A year after making the playoffs for the first time in team history, it has become habit-forming for the Texans. We've gone from wondering if coach Gary Kubiak is on the hot seat to celebrating back-to-back 10- and 12-win seasons, division titles, and postseason appearances. Next up: Getting to the Super Bowl.
Despite losing key contributors to free agency -- DE/OLB Connor Barwin (Eagles), S Glover Quin (Lions), RB Justin Forsett (Jaguars), FB James Casey (Eagles), and WR Kevin Walter (Titans) among them -- the Texans remain one of the AFC's best teams. Their biggest need heading into the offseason was at wide receiver, finding someone to not only make things easier for Andre Johnson, but to also open things up for a running game that sputtered at times last season.
To that end, the Texans selected wide receiver DeAndre Hopkins in the first round. Entering the draft, the knock against Hopkins was that he wasn't a burner. But he doesn't need to be in Houston's precision West Coast scheme. His size (6-1, 215) and his ability to catch anything thrown in his direction fits exactly with the Texans' need, which explains why he'll enter training camp as a starter.
The offensive line has quietly developed into one of the best units in the league. That said, right tackle is a concern. Derek Newton, a seventh-round pick in 2011, started 14 games last year had offseason knee surgery. Brennan Williams, a third-round pick this spring, injured his knee in minicamp. That leaves veteran Ryan Harris and rookie David Quessenberry, although Kubiak expects everyone to be healthy for training camp.
On defense, Barwin will be replaced by outside linebackers Whitney Mercilus and Brooks Reed, former first- and second-round picks. There are concerns about depth, however; Bryan Braman was signed as an undrafted free agent in 2011, and Sam Montgomery and Trevardo Williams are rookies, though both have gobs of potential.
Brian Cushing, who returns at inside linebacker after suffering an ACL injury last season, solidifies the middle of this defense, and Tim Dobbins was re-signed this offseason to back him up.
While it would have been nice to keep Quin in the secondary, the Texans landed future Hall of Famer Ed Reed. The team also drafted Reed's eventual replacement, hard-hitting safety D.J. Swearinger in the second round of the April draft.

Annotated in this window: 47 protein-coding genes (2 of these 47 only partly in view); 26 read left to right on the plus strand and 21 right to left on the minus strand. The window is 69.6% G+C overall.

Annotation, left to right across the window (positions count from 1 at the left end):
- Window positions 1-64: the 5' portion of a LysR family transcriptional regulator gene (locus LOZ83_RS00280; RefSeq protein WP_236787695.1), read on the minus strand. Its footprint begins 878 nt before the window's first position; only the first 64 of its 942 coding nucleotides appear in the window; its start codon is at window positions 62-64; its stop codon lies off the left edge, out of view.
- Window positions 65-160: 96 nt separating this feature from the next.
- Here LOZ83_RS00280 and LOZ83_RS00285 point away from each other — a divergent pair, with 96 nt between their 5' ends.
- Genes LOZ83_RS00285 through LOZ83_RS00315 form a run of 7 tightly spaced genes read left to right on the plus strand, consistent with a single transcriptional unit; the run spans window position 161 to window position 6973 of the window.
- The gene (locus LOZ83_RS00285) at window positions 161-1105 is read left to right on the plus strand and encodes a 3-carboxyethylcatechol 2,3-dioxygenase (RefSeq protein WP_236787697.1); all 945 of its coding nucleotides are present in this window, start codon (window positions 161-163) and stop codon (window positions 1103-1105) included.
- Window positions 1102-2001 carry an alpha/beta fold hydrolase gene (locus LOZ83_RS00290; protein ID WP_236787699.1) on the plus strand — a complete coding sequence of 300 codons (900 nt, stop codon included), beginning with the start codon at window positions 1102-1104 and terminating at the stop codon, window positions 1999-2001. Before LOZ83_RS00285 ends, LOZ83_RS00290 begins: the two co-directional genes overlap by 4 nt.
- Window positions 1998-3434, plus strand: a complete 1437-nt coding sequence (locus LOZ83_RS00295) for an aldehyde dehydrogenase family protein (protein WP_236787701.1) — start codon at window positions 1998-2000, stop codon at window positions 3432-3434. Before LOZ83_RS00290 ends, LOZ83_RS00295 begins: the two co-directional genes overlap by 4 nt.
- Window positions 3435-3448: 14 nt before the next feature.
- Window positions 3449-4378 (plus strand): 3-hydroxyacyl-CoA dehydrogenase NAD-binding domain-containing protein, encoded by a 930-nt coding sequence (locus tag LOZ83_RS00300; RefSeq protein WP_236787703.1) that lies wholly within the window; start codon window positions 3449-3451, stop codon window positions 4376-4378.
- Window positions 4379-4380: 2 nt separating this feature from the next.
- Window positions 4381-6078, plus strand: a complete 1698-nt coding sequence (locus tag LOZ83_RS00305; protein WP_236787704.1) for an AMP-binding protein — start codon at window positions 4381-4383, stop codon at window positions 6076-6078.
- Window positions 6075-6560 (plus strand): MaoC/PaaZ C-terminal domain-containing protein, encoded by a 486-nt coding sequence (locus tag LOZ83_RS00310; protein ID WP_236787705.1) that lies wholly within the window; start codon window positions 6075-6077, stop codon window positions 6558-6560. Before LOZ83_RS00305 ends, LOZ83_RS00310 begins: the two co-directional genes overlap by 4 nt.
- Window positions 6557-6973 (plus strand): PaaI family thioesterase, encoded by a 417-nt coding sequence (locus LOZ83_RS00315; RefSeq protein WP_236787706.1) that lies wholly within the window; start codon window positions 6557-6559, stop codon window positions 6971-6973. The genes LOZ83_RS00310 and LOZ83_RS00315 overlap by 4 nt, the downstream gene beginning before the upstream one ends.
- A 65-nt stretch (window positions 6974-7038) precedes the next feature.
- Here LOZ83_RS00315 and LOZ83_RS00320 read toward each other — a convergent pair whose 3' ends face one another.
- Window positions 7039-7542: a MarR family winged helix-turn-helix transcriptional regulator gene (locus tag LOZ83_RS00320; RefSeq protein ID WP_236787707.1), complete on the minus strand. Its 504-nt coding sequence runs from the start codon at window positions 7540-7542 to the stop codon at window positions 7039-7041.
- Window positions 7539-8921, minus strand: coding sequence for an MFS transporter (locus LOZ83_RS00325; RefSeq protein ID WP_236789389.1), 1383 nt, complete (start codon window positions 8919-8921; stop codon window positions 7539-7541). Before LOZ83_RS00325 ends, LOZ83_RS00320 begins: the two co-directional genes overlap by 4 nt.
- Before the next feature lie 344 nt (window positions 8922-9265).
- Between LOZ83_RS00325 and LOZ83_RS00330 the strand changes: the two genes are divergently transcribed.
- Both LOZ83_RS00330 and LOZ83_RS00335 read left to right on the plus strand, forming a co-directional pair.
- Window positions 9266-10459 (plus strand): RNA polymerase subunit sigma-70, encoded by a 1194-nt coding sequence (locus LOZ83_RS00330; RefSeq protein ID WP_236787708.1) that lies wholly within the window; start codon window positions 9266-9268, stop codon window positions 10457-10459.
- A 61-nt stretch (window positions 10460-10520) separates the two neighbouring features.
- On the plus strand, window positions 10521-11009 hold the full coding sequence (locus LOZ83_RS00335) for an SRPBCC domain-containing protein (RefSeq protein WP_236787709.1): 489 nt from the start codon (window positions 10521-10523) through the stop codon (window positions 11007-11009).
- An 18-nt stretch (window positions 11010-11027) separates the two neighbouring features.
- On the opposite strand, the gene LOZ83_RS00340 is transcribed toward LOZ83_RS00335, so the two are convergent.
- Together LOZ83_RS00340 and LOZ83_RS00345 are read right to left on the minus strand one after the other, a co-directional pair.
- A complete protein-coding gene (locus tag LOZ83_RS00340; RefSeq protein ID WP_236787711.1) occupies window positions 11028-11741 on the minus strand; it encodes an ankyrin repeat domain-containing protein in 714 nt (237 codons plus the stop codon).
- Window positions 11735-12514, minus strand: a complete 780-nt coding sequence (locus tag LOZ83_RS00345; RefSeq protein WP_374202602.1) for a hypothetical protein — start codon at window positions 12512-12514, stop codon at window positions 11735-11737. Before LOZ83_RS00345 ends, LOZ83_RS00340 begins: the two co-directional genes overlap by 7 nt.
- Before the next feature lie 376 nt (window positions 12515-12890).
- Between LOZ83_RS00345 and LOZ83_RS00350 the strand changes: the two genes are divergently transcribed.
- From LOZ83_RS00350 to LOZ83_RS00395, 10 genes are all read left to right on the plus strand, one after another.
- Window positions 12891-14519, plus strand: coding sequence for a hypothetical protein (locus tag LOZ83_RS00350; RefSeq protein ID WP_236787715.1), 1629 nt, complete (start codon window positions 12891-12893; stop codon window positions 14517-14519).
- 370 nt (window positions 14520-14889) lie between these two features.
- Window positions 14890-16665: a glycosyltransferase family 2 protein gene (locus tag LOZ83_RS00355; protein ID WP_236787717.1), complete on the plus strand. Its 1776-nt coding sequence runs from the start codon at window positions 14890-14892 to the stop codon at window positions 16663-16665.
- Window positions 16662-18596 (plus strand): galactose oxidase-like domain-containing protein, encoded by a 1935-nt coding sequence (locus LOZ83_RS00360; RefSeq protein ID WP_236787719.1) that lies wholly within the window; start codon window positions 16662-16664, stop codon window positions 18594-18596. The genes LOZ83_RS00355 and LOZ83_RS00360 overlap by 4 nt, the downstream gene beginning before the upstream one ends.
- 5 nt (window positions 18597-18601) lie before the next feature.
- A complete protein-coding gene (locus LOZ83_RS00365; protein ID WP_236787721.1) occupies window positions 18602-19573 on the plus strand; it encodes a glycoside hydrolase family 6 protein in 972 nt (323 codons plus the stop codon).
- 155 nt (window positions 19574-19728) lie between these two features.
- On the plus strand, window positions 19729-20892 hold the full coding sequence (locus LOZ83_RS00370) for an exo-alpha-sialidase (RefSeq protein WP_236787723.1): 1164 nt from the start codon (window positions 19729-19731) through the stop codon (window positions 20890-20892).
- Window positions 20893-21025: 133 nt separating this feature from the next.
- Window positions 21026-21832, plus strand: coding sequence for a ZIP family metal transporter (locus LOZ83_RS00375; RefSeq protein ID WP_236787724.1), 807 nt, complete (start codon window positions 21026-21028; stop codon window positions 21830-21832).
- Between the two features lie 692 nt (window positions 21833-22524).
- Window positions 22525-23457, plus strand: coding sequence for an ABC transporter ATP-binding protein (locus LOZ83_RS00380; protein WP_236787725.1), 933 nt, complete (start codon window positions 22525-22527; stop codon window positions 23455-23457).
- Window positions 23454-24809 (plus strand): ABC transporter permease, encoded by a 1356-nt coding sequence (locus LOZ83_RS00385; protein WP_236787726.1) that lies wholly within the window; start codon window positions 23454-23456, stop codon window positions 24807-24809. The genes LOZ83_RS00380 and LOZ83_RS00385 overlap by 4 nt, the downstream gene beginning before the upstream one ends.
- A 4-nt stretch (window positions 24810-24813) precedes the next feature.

Kubiak expects Derek Newton, the team's starting right tackle from a year ago, to be fully recovered from knee surgery by training camp. But if he's not, rookie Brennan Williams and veteran Ryan Harris could compete for the gig. Kubiak admitted that Brennan Williams, like most rookies, struggled in OTAs. Harris, meanwhile, started two games last season in Newton's absence.
The starters are pretty much set at other positions, and any position battles will likely be for backup roles. For example: Sam Montgomery and Trevardo Williams at outside linebacker, and which backup running back -- Ray Graham, Cierre Wood, or someone else -- will earn a roster spot.
Kubiak brought the West Coast offense to Houston with him from Denver, where he served as Mike Shanahan's offensive coordinator, and the Texans have never had problems scoring points. On the other side of the ball, defensive coordinator Wade Phillips has solidified a once porous unit. The centerpiece remains defensive end J.J. Watt, one of the NFL's best players. But the hope is that Ed Reed will bring experience to a secondary that is young and talented. The plan, once Reed recovers from offseason hip surgery, is to use him in a center fielder role rather than have two high safeties, which was often the case with Quin and Danieal Manning.